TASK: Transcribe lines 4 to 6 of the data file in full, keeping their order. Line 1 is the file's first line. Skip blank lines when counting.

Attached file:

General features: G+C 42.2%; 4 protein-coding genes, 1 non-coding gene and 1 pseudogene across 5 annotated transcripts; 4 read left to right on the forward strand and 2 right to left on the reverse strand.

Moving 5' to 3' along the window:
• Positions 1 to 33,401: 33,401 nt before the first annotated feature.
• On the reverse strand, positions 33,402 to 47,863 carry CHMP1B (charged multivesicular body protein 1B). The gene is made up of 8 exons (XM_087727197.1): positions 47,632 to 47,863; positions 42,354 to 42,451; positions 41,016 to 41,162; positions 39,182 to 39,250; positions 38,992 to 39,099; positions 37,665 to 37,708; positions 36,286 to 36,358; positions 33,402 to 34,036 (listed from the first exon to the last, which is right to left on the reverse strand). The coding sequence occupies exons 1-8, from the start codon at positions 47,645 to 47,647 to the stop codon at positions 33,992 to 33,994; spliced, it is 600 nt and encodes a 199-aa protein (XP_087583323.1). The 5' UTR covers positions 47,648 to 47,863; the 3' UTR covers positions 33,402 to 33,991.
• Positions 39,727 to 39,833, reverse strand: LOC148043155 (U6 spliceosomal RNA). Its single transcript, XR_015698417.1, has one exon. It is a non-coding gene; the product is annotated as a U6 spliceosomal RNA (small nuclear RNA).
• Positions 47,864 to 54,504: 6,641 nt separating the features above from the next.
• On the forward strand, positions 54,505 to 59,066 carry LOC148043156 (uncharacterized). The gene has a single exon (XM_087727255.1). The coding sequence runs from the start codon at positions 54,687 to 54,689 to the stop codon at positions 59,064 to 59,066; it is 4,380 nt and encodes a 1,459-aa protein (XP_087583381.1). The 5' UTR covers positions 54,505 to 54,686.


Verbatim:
• On the reverse strand, positions 33,402 to 47,863 carry CHMP1B (charged multivesicular body protein 1B). The gene is made up of 8 exons (XM_087727197.1): positions 47,632 to 47,863; positions 42,354 to 42,451; positions 41,016 to 41,162; positions 39,182 to 39,250; positions 38,992 to 39,099; positions 37,665 to 37,708; positions 36,286 to 36,358; positions 33,402 to 34,036 (listed from the first exon to the last, which is right to left on the reverse strand). The coding sequence occupies exons 1-8, from the start codon at positions 47,645 to 47,647 to the stop codon at positions 33,992 to 33,994; spliced, it is 600 nt and encodes a 199-aa protein (XP_087583323.1). The 5' UTR covers positions 47,648 to 47,863; the 3' UTR covers positions 33,402 to 33,991.
• Positions 39,727 to 39,833, reverse strand: LOC148043155 (U6 spliceosomal RNA). Its single transcript, XR_015698417.1, has one exon. It is a non-coding gene; the product is annotated as a U6 spliceosomal RNA (small nuclear RNA).
• Positions 47,864 to 54,504: 6,641 nt separating the features above from the next.